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David W. Griffith

David Wark Griffith (1875 Crestwood – 1948 Hollywood), better known as D. W. Griffith, was an American film director. A prolific director, he made about four hundred short films in five years, from 1908 to 1913, and had made the first American blockbusters from 1914.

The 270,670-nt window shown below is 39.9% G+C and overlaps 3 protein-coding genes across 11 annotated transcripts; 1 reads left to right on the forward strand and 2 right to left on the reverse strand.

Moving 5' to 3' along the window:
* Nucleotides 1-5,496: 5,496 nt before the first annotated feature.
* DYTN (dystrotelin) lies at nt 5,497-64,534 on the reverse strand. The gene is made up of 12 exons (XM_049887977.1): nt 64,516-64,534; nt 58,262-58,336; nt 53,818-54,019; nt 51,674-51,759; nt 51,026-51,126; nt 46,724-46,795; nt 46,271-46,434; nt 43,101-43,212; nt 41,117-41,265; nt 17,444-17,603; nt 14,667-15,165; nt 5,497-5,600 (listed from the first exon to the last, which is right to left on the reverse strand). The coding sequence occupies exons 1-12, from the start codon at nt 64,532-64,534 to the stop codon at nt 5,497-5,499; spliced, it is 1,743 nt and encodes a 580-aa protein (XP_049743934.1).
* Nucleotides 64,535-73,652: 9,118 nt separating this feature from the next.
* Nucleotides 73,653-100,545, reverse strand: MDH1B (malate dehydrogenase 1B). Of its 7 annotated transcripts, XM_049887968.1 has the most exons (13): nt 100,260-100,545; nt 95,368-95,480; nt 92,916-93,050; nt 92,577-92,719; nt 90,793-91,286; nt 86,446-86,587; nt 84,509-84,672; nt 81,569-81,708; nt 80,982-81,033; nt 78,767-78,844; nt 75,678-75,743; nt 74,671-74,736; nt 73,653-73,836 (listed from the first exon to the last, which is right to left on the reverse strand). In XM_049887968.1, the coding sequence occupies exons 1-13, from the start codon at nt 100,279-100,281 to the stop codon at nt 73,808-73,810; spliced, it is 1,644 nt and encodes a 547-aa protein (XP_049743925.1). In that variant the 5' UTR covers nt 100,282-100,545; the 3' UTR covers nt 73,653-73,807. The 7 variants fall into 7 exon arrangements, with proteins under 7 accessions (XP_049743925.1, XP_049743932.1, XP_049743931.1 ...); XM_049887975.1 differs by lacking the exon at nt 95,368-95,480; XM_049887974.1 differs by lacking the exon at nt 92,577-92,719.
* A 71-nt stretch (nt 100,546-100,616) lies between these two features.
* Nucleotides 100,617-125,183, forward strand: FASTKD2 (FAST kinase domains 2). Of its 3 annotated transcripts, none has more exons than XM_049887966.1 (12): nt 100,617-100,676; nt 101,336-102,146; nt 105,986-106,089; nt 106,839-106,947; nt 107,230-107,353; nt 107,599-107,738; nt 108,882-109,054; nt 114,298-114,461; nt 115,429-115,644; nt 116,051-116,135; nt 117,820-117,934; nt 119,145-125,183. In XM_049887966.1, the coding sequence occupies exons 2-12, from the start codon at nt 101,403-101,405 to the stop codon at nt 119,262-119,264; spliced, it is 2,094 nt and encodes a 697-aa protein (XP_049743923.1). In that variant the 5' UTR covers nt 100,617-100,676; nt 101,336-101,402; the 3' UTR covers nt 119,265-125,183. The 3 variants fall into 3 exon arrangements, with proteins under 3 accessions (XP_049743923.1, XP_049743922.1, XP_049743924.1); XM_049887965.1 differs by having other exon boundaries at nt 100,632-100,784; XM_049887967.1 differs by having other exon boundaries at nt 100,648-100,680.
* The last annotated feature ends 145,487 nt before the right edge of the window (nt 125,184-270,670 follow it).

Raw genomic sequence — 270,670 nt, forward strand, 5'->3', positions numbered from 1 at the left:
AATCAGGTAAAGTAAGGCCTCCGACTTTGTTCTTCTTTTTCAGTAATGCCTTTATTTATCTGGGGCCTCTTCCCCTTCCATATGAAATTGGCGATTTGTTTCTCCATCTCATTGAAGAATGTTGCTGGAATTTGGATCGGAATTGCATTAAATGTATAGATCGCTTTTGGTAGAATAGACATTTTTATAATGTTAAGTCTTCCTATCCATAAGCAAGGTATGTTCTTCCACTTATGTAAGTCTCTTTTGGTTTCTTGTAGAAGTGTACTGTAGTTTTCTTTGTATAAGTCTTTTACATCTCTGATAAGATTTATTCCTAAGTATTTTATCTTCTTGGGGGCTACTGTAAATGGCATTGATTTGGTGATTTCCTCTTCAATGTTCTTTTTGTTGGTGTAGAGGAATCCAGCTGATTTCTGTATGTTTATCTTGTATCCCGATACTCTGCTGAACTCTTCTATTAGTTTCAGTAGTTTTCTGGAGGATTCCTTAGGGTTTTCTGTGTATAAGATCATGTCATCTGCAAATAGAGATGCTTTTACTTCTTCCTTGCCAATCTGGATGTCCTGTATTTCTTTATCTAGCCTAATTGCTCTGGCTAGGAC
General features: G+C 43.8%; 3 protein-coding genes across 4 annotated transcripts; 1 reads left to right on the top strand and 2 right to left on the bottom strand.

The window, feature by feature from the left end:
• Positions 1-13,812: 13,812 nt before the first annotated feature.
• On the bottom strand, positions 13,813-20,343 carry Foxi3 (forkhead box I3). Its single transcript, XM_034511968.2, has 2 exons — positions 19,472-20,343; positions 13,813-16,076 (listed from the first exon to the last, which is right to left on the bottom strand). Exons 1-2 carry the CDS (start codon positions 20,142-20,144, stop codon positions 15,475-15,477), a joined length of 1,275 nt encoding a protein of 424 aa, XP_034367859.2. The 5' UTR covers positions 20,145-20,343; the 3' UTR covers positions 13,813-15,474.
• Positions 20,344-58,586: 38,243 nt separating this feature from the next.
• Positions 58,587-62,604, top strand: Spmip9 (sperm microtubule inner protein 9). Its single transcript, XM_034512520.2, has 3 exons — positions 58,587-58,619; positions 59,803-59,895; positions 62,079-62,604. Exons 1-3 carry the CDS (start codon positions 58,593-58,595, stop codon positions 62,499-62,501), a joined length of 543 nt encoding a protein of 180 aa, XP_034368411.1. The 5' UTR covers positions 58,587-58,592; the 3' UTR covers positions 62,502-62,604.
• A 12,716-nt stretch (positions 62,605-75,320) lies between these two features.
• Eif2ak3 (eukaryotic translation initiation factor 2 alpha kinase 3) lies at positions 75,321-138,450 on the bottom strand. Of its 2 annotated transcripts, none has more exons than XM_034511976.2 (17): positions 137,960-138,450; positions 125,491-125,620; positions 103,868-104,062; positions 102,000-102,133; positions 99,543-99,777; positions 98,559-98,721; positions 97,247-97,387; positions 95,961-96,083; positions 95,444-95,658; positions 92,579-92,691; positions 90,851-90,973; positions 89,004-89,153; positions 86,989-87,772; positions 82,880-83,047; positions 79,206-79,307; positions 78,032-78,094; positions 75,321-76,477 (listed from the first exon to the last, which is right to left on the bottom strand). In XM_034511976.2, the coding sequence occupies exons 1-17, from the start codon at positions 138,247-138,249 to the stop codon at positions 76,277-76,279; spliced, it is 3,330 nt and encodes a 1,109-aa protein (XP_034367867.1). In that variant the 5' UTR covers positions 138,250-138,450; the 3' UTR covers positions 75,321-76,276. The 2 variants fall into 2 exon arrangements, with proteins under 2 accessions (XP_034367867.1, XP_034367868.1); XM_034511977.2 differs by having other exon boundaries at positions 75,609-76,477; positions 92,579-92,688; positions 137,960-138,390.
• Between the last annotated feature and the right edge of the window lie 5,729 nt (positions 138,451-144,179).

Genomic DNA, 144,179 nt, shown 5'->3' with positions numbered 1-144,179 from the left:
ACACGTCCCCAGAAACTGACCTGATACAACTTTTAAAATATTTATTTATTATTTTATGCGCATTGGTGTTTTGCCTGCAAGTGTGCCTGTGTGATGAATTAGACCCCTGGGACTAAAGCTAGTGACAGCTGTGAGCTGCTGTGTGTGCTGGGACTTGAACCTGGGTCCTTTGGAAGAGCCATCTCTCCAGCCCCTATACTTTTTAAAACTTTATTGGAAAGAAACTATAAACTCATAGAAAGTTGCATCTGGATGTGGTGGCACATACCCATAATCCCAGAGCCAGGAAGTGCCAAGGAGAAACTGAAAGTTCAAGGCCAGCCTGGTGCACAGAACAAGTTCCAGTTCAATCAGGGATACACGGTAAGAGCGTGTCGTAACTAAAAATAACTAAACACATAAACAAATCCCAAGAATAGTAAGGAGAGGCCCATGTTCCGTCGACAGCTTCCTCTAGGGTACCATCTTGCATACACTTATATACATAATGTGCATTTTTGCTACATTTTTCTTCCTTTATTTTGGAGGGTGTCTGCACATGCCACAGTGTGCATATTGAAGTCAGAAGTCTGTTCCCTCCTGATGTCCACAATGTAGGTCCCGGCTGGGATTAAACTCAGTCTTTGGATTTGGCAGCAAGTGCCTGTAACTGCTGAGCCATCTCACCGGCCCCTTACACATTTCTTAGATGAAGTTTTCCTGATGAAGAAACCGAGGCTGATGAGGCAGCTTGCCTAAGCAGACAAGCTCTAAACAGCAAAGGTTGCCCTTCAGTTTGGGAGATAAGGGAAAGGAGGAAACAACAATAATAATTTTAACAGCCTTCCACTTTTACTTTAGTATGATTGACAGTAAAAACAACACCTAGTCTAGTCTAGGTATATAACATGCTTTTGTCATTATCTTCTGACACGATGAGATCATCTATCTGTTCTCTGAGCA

He developed scriptwriting to allow for increasingly longer films. In 1914, he joined forces with two other executive producers, Thomas Harper Ince and Mack Sennett, to create the Triangle Film Corporation and partly escape the financiers who, from that time onwards, ran American cinema and forced it to prefer tried and tested recipes to innovative films. In 1919, after the failure of his last blockbuster, Intolerance, he founded United Artists with actors Mary Pickford, Douglas Fairbanks and Charlie Chaplin.